[Winter Exhibition] Masaki Art Museum Masterpieces
The Masaki Art Museum in Tadaoka-cho, Senboku-gun in Osaka has a wide range of tea utensils, Buddhist art works and archaeological materials focusing on medieval ink paintings and calligraphy.
This exhibition will be the 8th on the 25th floor of the Park Hotel Tokyo. For this exhibition, we have chosen, among the collections of the Masaki Art Museum, artifacts from the Song and Ming Dynasties in China, and burial objects from the Han Dynasty. These treasured artworks which came from China, which were regarded in medieval Japan as supreme works of art, had a major impact on aesthetic sense in Japan thereafter.
We hope you enjoy the world of art as seen from the eye of medieval Japan.[Date] December 12 (Mon.) 2016 ～ March 9 (Thu.) 2017
[Place] Atrium, Park Hotel Tokyo (25F)
[Fare] Admission Free [About the Masterpieces]
1. Celadon Glazed Incense Burner Jiaotan Ware, Southern Song Dynasty
Jiaotan ware refers to “Guan ware”, which existed in the countryside south of Hangzhou in Zhejiang Province, China, during the Southern Song Dynasty when pottery-making reached its peak. The whole vessel body is thinly glazed blue-grey, and due to color variations when firing, there are many parts with a yellowish brown color. The unglazed parts of the tips of the legs are reddish-brown, due to firing.
The incense burner has a thick short head extending from a level body, a rim which extends horizontally, and three legs. Originally, it resembled China bronze ware called a li (kettle), but in Japan, as it looked like a person wearing a hakama (long pleated skirt worn over kimono), it was called an Incense Burner in the Shape of a Hakama.
The metal lid, which is made of bronze openwork, was added later.
2. Henan Temmoku Incense Container, Northern Song Dynasty
Henan Temmoku is the black glazed pottery made in the Huabei region around Henan Province in China. The temmoku glaze which has a black or dark-brown color tone was used to produce many vessels including tea bowls, pots, vases and containers.
In this work, the dark brown glaze which contains iron is applied to the outside and inside of the body, and to the surface of the lid.
The bottom is unglazed revealing black-brown clay, and is made into a solid base (separated with a spatula or the like on the potter’s wheel, and then fashioned into a flat bottom).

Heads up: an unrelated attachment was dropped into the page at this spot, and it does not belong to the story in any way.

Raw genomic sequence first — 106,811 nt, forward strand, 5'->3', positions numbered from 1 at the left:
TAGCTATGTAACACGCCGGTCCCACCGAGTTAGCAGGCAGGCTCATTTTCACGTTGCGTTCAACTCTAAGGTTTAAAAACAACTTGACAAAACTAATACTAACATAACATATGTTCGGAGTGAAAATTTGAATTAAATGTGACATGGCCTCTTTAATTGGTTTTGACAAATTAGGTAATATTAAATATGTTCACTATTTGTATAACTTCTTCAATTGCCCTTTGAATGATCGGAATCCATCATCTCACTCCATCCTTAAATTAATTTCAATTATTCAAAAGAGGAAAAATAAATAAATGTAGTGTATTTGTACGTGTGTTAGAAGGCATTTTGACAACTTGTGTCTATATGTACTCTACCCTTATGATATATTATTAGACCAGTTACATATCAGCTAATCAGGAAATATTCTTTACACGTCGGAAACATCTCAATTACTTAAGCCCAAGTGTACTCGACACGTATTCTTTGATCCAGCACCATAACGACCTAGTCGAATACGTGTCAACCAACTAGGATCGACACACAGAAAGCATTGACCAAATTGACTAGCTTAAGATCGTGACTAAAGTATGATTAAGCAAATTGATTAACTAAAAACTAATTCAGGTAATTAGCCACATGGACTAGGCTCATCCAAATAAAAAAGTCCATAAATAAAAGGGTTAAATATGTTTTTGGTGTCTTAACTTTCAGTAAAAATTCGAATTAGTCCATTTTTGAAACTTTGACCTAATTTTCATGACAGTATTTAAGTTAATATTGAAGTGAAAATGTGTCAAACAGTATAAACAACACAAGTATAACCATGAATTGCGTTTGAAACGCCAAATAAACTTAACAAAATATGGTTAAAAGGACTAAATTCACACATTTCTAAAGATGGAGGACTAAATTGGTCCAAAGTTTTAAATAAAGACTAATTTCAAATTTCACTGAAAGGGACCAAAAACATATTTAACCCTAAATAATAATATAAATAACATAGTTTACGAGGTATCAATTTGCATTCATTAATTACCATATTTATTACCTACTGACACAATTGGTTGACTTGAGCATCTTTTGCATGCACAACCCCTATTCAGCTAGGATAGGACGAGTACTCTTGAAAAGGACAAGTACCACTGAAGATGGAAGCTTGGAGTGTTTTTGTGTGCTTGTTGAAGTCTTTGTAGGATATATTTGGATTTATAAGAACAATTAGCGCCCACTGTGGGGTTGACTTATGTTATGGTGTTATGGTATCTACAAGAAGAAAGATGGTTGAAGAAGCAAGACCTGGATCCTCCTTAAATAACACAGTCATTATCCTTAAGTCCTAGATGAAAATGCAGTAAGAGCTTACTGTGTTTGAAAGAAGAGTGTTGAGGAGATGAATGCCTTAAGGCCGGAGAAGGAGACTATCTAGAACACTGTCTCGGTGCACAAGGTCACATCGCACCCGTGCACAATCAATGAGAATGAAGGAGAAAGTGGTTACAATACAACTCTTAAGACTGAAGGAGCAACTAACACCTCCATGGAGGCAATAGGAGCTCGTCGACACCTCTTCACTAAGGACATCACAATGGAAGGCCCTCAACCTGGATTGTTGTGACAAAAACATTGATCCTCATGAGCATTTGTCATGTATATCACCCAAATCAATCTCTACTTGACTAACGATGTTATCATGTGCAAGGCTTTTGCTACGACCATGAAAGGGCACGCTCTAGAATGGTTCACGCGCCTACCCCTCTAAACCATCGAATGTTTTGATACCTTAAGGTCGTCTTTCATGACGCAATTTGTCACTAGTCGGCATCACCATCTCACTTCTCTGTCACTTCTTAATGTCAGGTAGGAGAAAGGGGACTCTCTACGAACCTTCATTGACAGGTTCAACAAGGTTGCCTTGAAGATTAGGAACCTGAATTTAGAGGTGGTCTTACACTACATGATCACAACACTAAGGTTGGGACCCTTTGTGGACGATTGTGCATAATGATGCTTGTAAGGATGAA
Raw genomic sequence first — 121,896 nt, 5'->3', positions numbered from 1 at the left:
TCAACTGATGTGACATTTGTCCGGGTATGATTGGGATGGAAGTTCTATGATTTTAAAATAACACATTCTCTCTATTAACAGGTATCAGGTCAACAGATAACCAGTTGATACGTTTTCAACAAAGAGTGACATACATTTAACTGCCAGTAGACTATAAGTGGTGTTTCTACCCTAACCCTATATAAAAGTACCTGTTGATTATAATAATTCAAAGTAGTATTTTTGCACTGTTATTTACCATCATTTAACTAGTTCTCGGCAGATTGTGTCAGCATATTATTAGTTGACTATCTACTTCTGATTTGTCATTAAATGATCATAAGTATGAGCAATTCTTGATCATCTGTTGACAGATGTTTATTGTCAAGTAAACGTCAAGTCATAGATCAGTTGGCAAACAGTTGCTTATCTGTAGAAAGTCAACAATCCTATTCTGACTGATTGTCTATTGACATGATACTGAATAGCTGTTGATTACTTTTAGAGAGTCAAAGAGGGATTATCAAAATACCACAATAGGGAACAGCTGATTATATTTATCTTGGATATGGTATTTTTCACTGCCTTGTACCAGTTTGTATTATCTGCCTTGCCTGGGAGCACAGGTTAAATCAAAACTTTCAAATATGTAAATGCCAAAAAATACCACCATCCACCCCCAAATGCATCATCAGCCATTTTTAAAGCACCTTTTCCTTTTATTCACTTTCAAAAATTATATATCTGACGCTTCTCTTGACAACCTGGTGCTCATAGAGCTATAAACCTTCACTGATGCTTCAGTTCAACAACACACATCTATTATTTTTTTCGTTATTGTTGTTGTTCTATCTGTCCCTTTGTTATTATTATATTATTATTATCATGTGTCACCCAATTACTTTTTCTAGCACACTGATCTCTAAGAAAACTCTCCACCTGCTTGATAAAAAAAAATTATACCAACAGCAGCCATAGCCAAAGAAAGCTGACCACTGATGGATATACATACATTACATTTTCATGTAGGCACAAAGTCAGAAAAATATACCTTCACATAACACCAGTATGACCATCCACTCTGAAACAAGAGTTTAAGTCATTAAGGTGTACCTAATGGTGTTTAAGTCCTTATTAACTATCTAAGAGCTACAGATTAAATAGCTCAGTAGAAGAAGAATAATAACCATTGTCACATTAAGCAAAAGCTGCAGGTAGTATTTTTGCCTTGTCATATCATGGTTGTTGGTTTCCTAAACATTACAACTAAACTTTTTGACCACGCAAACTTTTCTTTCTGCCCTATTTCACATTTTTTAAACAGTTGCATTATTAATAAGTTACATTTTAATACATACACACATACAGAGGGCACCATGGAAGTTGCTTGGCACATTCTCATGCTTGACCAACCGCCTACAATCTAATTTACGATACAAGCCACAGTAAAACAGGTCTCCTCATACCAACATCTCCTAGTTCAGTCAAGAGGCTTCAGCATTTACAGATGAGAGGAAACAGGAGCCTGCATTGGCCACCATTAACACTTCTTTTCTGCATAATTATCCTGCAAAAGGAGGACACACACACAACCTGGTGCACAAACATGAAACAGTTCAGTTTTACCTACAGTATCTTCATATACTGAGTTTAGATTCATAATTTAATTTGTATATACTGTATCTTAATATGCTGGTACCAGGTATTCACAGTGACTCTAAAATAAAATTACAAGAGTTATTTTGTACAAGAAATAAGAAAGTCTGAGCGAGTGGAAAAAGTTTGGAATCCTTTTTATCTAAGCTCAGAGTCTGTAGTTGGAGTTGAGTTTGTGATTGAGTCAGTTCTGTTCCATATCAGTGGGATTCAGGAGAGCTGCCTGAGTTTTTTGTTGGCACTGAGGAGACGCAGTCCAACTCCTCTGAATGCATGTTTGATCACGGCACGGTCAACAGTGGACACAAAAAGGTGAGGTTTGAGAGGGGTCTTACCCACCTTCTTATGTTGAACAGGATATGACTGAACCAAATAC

The dome-like lid and the palm-sized shape of the vessel are exceedingly beautiful.
It also has three-wooden-leg plinth which is carved with a thunder pattern and arabesque pattern.
3. Celadon Glazed Longquan Ware, Southern Song Dynasty
In the past, it was thought that this was made of Xiuneisi Guan ware, a kiln used for official purposes which produced blue porcelain in the Southern Song Dynasty in China, but is now considered to be a superior work of Longquan ware which developed around Longquan city in Zhejiang Province, China.
The whole body has a thin, even blue glaze. It also has a layer of thick glaze of clear blue-green without any muddiness, and a fine finish reflecting the potter’s individuality and character which make the work so interesting. The flat brim mouth is similar to that of silverware at the end of China’s Northern Song Dynasty, which suggests the possibility that this work was an attempt to imitate it.
4. Pixie, Painted Kaito Earthenware, Han Dynasty
Kaito is a kind of Chinese earthenware where the clay was given a grey-blue color after firing. Since it was hard and very practical, it was used for various vessels in daily life. It is thought that this work was painted after the clay was fired and whitened. Although very small amounts of red paint can be seen in parts, most of this has now peeled off to reveal the clay, so the original appearance of the paint when it was produced is now hardly visible.
Pixie was an imaginary, auspicious animal in ancient China, which was thought to exorcise evil spirits. Many statues like this one appear to have been placed to guard the dead at entrances to graves.
5. Xiangrui Plate in the shape of Honewort, Ming Dynasty
This is a plate in the shape of honewort with very narrow leaves. It has a thick white glaze, apart from the rim and tatami-tsuki (foot part that touches the tatami floor), and the whole body is further covered in a transparent glaze. The white clay is molded rather thickly, making the object rather heavy.
The inside is finished in a fresh underglaze blue. The base is split into three parts, and covered in a landscape or turtle shell pattern without any gaps, while the side is painted all around with a waterside scene featuring boatmen and castle.
Xiangrui were made at Jingdezhen during the Chongzhen Period (1628-1644) in the end of the Ming Dynasty. It is thought that the characteristic of Japanese design was due to the fact that it was mainly in high demand by Japanese tea masters.